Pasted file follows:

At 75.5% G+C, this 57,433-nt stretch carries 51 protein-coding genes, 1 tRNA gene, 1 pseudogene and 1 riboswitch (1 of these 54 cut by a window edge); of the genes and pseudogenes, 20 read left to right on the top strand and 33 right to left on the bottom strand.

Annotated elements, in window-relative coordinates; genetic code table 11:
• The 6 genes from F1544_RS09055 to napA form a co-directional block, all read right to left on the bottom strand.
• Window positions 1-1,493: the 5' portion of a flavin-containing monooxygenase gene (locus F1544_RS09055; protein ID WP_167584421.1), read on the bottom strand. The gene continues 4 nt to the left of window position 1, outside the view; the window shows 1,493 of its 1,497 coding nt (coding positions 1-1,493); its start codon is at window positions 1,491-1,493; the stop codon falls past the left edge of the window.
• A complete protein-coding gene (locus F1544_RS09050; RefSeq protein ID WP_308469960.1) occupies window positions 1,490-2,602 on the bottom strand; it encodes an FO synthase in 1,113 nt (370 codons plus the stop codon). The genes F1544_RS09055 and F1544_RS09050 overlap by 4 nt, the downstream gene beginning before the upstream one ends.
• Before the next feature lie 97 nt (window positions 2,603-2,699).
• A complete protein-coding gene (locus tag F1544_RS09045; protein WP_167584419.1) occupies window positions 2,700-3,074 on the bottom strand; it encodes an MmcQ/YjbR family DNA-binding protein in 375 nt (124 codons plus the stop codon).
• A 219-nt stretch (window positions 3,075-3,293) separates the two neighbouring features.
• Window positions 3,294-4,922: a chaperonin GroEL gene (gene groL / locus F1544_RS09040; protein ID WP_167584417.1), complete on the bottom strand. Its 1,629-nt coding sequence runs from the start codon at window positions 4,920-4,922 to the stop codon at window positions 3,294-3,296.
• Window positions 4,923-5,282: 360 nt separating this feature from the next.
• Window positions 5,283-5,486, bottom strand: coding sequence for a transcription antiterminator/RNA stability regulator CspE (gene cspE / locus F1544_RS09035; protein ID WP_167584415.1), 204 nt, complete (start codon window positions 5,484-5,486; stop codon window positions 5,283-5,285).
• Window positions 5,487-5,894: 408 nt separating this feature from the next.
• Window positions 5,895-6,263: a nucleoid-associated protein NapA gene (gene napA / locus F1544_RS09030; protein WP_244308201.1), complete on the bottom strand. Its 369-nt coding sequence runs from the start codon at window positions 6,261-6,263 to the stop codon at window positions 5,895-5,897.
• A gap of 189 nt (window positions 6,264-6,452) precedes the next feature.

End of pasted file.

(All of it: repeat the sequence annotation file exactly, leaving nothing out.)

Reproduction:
At 75.5% G+C, this 57,433-nt stretch carries 51 protein-coding genes, 1 tRNA gene, 1 pseudogene and 1 riboswitch (1 of these 54 cut by a window edge); of the genes and pseudogenes, 20 read left to right on the top strand and 33 right to left on the bottom strand.

Annotated elements, in window-relative coordinates; genetic code table 11:
• The 6 genes from F1544_RS09055 to napA form a co-directional block, all read right to left on the bottom strand.
• Window positions 1-1,493: the 5' portion of a flavin-containing monooxygenase gene (locus F1544_RS09055; protein ID WP_167584421.1), read on the bottom strand. The gene continues 4 nt to the left of window position 1, outside the view; the window shows 1,493 of its 1,497 coding nt (coding positions 1-1,493); its start codon is at window positions 1,491-1,493; the stop codon falls past the left edge of the window.
• A complete protein-coding gene (locus F1544_RS09050; RefSeq protein ID WP_308469960.1) occupies window positions 1,490-2,602 on the bottom strand; it encodes an FO synthase in 1,113 nt (370 codons plus the stop codon). The genes F1544_RS09055 and F1544_RS09050 overlap by 4 nt, the downstream gene beginning before the upstream one ends.
• Before the next feature lie 97 nt (window positions 2,603-2,699).
• A complete protein-coding gene (locus tag F1544_RS09045; protein WP_167584419.1) occupies window positions 2,700-3,074 on the bottom strand; it encodes an MmcQ/YjbR family DNA-binding protein in 375 nt (124 codons plus the stop codon).
• A 219-nt stretch (window positions 3,075-3,293) separates the two neighbouring features.
• Window positions 3,294-4,922: a chaperonin GroEL gene (gene groL / locus F1544_RS09040; protein ID WP_167584417.1), complete on the bottom strand. Its 1,629-nt coding sequence runs from the start codon at window positions 4,920-4,922 to the stop codon at window positions 3,294-3,296.
• Window positions 4,923-5,282: 360 nt separating this feature from the next.
• Window positions 5,283-5,486, bottom strand: coding sequence for a transcription antiterminator/RNA stability regulator CspE (gene cspE / locus F1544_RS09035; protein ID WP_167584415.1), 204 nt, complete (start codon window positions 5,484-5,486; stop codon window positions 5,283-5,285).
• Window positions 5,487-5,894: 408 nt separating this feature from the next.
• Window positions 5,895-6,263: a nucleoid-associated protein NapA gene (gene napA / locus F1544_RS09030; protein WP_244308201.1), complete on the bottom strand. Its 369-nt coding sequence runs from the start codon at window positions 6,261-6,263 to the stop codon at window positions 5,895-5,897.
• A gap of 189 nt (window positions 6,264-6,452) precedes the next feature.